Meeting and event planning in the time of COVID-19
The public health situation and associated MIT guidelines continue to change. For the latest information and policies regarding MIT life during the COVID-19 pandemic, visit the MIT Now website and read the Fall 2021 event FAQ.
- Face coverings remain required indoors, with some exceptions.
- Campus visitors: Visitors may now enter non-residential campus buildings from any access point if accompanied by a Covid Pass user who is authorized to access buildings; such visitors must be escorted by a Covid Pass user while inside campus buildings. Unescorted visitors continue to be allowed in outdoor spaces on campus. All visitors must follow MIT’s pre-Covid visitor policies, as well as posted Covid safety precautions. See the visitors policy for full details.
- MIT employees have a new option for granting temporary, unescorted campus access to an invited visitor: Tim Tickets, the new visitor pass system named after MIT's mascot.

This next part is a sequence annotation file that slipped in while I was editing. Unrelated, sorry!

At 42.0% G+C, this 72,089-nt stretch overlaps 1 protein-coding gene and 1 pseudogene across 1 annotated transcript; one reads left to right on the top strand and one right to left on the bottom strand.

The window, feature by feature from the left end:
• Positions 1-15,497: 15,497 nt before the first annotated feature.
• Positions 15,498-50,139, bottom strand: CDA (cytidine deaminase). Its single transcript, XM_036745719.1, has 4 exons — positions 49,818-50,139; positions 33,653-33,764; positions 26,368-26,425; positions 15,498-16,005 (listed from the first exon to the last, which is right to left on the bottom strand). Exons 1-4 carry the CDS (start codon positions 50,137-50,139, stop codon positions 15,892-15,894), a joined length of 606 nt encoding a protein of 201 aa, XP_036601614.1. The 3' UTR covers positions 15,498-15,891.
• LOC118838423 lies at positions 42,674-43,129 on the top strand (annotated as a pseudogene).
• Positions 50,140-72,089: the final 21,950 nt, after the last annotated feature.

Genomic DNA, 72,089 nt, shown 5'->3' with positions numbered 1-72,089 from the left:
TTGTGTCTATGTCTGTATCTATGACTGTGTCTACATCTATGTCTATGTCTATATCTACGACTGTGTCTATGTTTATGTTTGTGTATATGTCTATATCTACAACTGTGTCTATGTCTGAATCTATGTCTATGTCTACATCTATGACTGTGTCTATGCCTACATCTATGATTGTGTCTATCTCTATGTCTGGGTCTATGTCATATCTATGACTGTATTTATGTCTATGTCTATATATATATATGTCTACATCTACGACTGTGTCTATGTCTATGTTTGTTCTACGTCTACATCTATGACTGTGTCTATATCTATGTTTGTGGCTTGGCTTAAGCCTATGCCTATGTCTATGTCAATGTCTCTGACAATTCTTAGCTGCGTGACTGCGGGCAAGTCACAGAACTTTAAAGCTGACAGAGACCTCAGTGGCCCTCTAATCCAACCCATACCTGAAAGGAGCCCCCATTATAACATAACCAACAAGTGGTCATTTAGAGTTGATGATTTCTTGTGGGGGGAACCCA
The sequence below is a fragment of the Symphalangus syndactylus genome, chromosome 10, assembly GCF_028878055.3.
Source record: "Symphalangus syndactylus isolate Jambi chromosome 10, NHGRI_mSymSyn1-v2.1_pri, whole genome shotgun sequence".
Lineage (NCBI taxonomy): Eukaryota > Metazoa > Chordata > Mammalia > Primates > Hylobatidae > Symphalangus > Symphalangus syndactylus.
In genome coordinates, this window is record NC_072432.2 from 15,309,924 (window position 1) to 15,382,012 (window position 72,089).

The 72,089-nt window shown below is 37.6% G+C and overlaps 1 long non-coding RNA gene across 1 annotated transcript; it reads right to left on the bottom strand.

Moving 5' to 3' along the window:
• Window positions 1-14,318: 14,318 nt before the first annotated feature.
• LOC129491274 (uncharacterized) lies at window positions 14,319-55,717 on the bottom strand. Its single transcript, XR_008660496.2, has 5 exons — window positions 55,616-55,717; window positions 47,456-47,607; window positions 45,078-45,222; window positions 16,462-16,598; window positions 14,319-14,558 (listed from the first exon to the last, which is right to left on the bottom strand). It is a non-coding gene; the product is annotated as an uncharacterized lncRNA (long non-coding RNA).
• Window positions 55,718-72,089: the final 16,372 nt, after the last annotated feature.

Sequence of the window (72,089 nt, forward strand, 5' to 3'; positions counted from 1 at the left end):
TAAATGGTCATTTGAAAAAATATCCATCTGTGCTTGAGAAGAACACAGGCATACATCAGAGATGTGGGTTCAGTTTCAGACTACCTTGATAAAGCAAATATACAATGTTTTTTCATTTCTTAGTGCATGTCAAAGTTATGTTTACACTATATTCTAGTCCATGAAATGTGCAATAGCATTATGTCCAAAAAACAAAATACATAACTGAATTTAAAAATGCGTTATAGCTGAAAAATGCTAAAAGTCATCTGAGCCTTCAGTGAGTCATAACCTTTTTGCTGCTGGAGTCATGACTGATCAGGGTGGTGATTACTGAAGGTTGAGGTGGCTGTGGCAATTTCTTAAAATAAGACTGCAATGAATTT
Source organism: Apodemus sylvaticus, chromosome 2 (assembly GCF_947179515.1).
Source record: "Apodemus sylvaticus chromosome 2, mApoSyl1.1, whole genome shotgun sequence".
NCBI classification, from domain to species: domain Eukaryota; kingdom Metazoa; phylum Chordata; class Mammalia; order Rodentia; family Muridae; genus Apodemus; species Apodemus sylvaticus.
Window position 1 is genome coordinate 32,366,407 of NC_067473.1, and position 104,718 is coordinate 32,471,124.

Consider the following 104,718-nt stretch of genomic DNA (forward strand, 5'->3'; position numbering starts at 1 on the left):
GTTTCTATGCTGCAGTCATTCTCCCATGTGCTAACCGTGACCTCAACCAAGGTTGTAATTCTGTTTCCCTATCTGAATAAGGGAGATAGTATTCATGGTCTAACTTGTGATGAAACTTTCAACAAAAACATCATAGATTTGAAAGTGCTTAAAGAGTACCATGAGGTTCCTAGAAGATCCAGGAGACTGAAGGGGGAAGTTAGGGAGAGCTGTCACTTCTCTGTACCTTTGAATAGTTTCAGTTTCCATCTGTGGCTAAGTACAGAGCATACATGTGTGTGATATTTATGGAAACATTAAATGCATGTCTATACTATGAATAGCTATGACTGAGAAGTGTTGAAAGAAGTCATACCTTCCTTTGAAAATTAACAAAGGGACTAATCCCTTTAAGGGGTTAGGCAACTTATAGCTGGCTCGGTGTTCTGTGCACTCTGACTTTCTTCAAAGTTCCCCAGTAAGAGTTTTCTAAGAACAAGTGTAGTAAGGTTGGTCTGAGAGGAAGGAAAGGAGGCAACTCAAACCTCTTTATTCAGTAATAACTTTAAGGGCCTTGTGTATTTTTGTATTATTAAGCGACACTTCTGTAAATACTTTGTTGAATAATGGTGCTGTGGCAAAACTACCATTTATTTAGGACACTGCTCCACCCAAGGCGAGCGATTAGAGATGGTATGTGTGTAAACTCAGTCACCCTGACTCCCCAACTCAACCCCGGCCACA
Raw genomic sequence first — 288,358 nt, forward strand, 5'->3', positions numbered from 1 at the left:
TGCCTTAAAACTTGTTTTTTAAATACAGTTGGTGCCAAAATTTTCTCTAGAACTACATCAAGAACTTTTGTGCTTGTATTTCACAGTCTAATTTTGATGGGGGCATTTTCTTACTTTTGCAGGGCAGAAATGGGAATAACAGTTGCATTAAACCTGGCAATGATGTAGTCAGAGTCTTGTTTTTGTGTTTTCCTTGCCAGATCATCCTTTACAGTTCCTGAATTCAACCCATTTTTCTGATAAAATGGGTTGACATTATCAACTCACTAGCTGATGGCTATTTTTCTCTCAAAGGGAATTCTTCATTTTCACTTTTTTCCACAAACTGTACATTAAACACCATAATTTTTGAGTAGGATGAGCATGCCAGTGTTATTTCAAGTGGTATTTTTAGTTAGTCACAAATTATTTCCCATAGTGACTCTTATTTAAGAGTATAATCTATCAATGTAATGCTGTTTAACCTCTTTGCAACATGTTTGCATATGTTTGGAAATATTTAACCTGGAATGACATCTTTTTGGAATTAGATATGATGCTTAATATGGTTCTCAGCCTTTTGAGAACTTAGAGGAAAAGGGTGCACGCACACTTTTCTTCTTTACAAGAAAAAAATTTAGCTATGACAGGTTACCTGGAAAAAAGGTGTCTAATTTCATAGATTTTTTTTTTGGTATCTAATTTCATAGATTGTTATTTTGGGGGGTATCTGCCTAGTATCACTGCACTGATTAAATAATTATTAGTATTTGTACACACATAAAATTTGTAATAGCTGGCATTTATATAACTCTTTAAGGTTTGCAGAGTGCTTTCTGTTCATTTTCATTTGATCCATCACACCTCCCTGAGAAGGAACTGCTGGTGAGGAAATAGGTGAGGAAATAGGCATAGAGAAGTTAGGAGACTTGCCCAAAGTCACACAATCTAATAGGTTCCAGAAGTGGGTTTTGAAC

- Campus events: Events sponsored by MIT departments, labs, centers, offices, and student organizations are now permitted. Event sponsors are expected to register all attendees; for contact-tracing purposes, all attendees at such events must provide their names and contact information. Visitor access for events must be managed as described above. All attendees must wear well-fitted face coverings while at indoor events on campus.
- To facilitate community use of outdoor spaces, canopies have been set up in five courtyards on campus. See MIT Now for complete information regarding courtyard canopies
- For guidance on MIT-related travel, see the travel policy statement at MIT Now.
- Until further notice, use of the Lobby 7 pillars is suspended.
- The MIT Museum building remains closed.
- Event registration: we ask that DLCs continue to register online and in-person events (whether they take place on- or off-campus) that meet the conditions described on the event registration page.
For complete details regarding life on campus at this time, please review the MIT Now website.
Thank you for your attention to this information—we appreciate the effort to modify plans in the interest of public health and that of the MIT community.